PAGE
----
Your Chances of Getting Bumped (and Dating Supermodels)

Yes, I will get to the part about the supermodels shortly, but first, let's talk flying -- and specifically, your odds of getting bumped from a plane.

In a word, the chances of this happening are "slim." But it varies from airline to airline, and thanks to a wonderful Web site called "Book of Odds" I can tell you which carriers are the best and worst when it comes to bumping, based on 2008 data.

You know what bumping is: that ugly event that occasionally occurs when your airline oversells its seats to avoid the no-shows. Usually, gate agents start out asking for volunteers who get a sweetener such as a $100 voucher (or more) for future travel; if that doesn't work, the bumping becomes "involuntary." In other words, you're the poor sap who gets kicked off the flight.

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It is rare, though -- the chances it'll happen to you involuntarily are about 1 in 10,040 (though the chances of getting bumped when you combine voluntarily and involuntarily drop to 1 in 872). Still, it pays to know your rights: involuntary bumpees now get paid as much as $800 for the inconvenience.

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But it is an inconvenience, so you might want to think twice when making reservations for flights operated by Comair, Pinnacle and Atlantic Southeast -- those airlines offer you the best chance of being involuntarily bumped, according to the Book of Odds. The airlines least likely to bump against your will? JetBlue, Hawaiian and AirTran. Again, this is based on the 2008 data. Perhaps some have improved and some have slacked off since then.

Now let's turn to lost luggage: ever wonder where it goes? Some of it no doubt disappears down the same black hole that dryer socks gravitate to, but the good news is, 98 percent of all lost luggage is eventually returned to its owners.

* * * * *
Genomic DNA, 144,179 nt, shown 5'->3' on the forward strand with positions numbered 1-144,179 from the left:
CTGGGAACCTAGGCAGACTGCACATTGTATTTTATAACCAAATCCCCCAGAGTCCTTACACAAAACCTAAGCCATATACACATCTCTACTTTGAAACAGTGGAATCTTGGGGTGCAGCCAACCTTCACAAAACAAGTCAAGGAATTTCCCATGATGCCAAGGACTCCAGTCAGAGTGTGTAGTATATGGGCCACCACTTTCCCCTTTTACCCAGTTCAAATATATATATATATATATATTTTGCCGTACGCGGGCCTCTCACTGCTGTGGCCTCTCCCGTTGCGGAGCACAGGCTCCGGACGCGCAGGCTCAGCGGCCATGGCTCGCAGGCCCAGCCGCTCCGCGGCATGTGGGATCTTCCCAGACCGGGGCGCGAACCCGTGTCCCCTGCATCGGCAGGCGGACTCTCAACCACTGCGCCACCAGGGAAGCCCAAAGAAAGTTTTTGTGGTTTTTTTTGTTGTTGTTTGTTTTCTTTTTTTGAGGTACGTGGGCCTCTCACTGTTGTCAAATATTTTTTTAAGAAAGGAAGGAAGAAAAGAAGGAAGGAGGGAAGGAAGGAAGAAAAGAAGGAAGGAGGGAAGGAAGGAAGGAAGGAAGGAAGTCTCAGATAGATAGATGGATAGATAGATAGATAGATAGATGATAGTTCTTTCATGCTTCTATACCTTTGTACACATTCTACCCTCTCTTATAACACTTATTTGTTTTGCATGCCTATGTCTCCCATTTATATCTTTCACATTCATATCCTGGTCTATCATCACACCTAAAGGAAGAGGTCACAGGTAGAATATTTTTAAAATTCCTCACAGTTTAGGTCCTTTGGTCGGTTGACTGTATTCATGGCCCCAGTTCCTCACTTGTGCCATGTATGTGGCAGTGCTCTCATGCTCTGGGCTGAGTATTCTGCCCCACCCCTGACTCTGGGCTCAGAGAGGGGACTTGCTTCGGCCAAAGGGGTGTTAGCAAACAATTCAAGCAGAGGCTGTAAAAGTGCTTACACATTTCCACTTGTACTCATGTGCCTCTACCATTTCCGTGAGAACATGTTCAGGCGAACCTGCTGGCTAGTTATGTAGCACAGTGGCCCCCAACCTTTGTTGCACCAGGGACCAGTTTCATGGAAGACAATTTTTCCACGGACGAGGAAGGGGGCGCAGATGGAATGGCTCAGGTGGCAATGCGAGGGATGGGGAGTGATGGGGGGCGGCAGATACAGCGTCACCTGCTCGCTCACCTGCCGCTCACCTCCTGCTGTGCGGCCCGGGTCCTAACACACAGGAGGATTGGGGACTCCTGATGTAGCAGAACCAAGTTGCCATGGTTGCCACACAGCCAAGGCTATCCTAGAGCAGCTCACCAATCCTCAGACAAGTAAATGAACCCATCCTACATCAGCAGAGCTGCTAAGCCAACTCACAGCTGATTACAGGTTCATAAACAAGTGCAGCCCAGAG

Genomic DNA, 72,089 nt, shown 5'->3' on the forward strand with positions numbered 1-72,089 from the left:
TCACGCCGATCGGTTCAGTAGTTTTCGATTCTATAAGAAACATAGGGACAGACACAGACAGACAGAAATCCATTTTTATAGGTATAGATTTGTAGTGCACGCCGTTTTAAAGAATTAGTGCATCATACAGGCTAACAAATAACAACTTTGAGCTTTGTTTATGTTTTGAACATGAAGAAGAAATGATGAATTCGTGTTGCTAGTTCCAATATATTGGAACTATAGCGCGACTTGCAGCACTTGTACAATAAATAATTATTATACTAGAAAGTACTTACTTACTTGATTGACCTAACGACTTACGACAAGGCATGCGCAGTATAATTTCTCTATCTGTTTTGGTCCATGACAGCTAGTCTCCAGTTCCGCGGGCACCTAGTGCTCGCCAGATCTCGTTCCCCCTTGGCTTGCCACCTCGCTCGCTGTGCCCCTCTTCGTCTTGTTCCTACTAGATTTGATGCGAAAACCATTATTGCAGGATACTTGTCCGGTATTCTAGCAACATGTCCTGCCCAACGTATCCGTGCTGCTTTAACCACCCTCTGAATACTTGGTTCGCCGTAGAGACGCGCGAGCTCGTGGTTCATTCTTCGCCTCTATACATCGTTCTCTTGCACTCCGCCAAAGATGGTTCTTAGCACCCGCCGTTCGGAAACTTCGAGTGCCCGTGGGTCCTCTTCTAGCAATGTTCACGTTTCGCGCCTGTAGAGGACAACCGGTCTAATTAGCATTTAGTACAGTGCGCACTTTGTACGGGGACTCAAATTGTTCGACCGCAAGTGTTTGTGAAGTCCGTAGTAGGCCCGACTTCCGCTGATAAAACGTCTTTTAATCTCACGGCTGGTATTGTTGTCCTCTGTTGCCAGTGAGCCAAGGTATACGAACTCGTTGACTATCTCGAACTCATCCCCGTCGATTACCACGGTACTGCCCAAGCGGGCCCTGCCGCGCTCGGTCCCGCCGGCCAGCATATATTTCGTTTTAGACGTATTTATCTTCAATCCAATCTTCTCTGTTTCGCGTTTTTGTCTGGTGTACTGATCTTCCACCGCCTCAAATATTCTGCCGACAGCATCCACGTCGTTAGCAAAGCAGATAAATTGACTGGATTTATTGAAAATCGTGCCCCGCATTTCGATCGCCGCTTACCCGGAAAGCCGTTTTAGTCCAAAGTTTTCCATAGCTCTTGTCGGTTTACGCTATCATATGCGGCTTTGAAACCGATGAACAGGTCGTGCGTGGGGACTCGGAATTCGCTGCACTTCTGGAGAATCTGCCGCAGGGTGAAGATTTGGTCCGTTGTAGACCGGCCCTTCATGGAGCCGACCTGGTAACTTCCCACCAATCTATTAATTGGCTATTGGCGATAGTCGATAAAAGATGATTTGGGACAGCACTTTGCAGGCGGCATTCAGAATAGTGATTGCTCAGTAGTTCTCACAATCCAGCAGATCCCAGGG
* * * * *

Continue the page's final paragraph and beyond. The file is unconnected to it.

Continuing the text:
Oddly enough, some passengers can't be bothered with their once-lost luggage; when airlines attempt reunification, these passengers essentially say, thanks but no thanks. One carrier's representative told me in such cases they sell these "leftover" bags to a vendor, who may in turn sell them to an unusual store called the "Unclaimed Baggage Center" of Scottsboro, Ala.

I'm sure the center takes in its share of dirty laundry, but the bags sometimes contain the occasional gem, and I mean that literally: among the items unclaimed baggage employees have found were a 40-carat emerald as well as a full suit of armor (no, I can't picture stuffing armor in my suitcase, either).

What are your chances you'll lose your bag? According to U.S. Department of Transportation figures, 1 in 205.6 passengers filed "mishandled baggage" reports with U.S. airlines in 2008. But, you have to remember, that was the year of new baggage fees; that eventually prompted more passengers to switch to carry-ons, with the result that lost bag statistics have been improving.

Now, how about the odds of your flight being delayed? It's a concern, what with winter on its way, and December is generally the worst month for delayed flights. The Book of Odds says 1 in 3.23 flights are typically delayed in December, probably because of the double whammy of bad weather and holiday-packed planes.

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